Cutting Through the Noise

Posted on October 22, 2012


Business owners and marketing professionals especially, call general blather and inflated industry talk “noise”.  Noise is generated by uninformed media, irresponsible journalism, and hollow reports trying to predict things that cannot be predicted. Somewhere in the noise is a nugget or two of fact and useful information, but for the most part, noise distracts and confuses people trying to thoughtfully direct strategy.  Right now, healthcare suffers from too much noise.

Healthcare facility design and construction is not the only industry where there is supposed to be more activity than there currently is. Although data is trending for a slight increase in 2012 construction volume over 2011 by year-end, there is not a lot going on. ‘Not a lot going on’ has been the message for a few years now.

Architects and contractors have a right to be frustrated by noise.  We read there is pent-up facility demand in the healthcare market.  Outpatient care is growing and hospitals want to de-centralize and reach out to new populations. At the same time, hospitals are aging and many have been neglected in the recession as belts were tightened.  Therefore, routine maintenance did not happen, but needs to, including renovations and “repurposing” underutilized rooms and departments in favor of growth trends. And many hospitals are still trying to banish semi-private rooms in favor of all-private rooms. Supposedly this, too, should be fueling healthcare construction.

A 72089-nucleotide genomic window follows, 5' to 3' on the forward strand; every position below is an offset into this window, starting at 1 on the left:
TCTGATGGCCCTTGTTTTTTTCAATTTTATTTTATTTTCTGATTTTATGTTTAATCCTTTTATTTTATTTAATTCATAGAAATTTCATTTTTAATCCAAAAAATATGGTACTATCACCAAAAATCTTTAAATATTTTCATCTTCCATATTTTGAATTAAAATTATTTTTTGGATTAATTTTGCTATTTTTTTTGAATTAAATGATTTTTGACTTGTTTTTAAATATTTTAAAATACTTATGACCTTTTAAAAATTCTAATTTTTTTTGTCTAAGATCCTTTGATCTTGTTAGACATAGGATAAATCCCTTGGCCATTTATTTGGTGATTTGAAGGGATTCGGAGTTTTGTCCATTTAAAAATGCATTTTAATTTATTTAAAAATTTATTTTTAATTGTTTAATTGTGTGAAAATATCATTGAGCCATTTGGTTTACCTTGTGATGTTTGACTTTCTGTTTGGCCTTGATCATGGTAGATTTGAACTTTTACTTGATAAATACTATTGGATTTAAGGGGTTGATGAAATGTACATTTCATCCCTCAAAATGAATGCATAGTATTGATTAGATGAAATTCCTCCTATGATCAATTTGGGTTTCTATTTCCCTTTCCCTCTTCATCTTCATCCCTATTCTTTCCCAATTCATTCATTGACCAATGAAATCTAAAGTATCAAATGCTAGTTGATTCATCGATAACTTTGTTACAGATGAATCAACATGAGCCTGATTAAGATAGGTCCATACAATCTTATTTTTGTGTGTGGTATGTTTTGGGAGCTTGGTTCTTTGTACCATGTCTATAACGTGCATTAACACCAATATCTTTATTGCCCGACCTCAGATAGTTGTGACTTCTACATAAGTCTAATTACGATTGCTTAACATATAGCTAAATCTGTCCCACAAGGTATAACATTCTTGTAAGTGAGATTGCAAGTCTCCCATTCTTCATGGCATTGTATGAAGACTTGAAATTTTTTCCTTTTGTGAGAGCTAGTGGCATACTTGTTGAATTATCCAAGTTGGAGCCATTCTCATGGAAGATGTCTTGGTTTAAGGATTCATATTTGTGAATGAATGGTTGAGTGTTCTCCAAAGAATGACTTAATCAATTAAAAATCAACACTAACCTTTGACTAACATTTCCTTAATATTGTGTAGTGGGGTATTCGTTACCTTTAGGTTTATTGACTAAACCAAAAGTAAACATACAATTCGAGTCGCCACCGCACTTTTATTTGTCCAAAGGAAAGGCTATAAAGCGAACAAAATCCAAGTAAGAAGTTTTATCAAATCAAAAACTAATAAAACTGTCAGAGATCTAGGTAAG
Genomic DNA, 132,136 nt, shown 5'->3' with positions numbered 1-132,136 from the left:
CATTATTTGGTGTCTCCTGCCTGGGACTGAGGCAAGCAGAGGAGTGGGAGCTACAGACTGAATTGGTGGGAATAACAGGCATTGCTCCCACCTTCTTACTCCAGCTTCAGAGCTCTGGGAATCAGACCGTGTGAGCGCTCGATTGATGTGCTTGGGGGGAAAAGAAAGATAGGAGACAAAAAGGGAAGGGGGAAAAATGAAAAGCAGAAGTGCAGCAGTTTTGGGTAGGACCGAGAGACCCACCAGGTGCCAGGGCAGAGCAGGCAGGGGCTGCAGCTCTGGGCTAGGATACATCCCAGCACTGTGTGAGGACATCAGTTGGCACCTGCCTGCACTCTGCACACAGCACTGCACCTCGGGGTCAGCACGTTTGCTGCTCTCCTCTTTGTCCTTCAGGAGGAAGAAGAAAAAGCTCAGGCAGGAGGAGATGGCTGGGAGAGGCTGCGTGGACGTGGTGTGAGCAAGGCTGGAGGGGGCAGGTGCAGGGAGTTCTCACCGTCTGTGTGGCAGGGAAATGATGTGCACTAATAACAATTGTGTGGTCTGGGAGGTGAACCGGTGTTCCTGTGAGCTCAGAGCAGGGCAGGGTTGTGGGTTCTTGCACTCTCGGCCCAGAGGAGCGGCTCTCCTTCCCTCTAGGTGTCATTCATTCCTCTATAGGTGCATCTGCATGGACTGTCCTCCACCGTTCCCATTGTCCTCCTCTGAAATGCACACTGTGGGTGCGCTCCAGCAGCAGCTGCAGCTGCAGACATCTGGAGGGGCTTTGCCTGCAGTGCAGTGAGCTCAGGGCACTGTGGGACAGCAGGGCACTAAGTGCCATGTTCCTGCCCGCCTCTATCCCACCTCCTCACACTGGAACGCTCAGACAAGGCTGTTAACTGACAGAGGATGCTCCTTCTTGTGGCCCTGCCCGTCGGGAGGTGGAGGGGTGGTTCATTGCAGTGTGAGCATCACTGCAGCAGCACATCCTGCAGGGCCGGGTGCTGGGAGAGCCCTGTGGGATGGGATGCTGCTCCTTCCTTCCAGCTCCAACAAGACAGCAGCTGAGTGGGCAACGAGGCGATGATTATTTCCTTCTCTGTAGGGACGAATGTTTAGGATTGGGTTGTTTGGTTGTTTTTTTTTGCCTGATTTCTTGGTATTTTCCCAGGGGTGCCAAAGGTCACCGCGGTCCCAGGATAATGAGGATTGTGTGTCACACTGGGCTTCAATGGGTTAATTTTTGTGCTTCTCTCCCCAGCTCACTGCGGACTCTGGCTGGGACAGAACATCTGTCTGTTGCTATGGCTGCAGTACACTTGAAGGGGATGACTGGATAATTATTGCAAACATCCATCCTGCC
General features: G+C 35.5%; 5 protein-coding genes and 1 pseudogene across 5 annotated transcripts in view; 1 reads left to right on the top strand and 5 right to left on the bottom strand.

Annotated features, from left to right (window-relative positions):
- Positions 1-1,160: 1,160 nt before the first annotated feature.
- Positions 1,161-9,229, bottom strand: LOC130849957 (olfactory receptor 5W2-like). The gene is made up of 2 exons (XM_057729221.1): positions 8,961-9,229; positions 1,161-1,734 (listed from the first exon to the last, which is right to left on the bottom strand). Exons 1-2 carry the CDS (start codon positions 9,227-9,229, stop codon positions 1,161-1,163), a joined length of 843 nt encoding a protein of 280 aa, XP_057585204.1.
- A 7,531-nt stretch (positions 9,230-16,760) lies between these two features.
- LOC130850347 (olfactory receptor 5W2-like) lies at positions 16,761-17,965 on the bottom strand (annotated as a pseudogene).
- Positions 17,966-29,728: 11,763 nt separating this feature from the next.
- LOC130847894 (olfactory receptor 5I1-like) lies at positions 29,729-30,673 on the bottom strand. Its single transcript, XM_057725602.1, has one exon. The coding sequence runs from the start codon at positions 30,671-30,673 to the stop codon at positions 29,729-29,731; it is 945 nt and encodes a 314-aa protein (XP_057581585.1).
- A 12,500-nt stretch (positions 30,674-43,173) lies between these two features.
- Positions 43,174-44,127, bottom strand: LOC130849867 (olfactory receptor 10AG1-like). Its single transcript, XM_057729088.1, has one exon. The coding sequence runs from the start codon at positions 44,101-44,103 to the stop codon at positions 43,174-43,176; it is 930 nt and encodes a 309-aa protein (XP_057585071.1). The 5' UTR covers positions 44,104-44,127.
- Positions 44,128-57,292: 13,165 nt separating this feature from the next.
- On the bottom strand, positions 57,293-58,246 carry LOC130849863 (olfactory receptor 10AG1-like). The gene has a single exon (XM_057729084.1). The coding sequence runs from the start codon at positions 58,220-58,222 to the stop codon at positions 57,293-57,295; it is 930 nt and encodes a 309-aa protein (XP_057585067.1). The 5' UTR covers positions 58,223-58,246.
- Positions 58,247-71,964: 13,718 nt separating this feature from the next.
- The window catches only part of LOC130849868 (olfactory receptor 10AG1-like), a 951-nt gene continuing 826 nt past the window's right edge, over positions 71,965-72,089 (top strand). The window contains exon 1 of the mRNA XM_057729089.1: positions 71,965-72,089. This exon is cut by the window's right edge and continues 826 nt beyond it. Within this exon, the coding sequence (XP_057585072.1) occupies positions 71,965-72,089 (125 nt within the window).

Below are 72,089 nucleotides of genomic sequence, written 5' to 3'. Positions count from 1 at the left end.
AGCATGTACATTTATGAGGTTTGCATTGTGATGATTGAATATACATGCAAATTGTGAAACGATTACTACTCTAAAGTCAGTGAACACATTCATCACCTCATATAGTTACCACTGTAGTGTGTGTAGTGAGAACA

I don’t see it.  What gives?

We read healthcare is in a crisis amid a ‘perfect storm’ of future demand and physician and nurse shortages.  And yet, systems have appetites for growth, which requires precious staffing. We hear conflicting reports of a need for bed towers as Baby Boomers age and need more acute care; yet, we hear more care will be on an outpatient basis, and thousands of beds are likely to be ‘furloughed’ due to excess capacity.  Likewise, hospitals say they want to drive people away from their Emergency Departments; however, thousands of hospitals have proceeded to modernize and even expand their EDs. 

This cannot all be noise.

After four plus years of waiting for an economic rebound, architects, engineers and builders simply want to cut through the noise to understand what is real:  where do hospitals want to be in five, ten years, and what do they need? In an election year, there is far more noise than usual, which is regretful. 

What do you think?  In healthcare, how do you sort for the substance on which to act?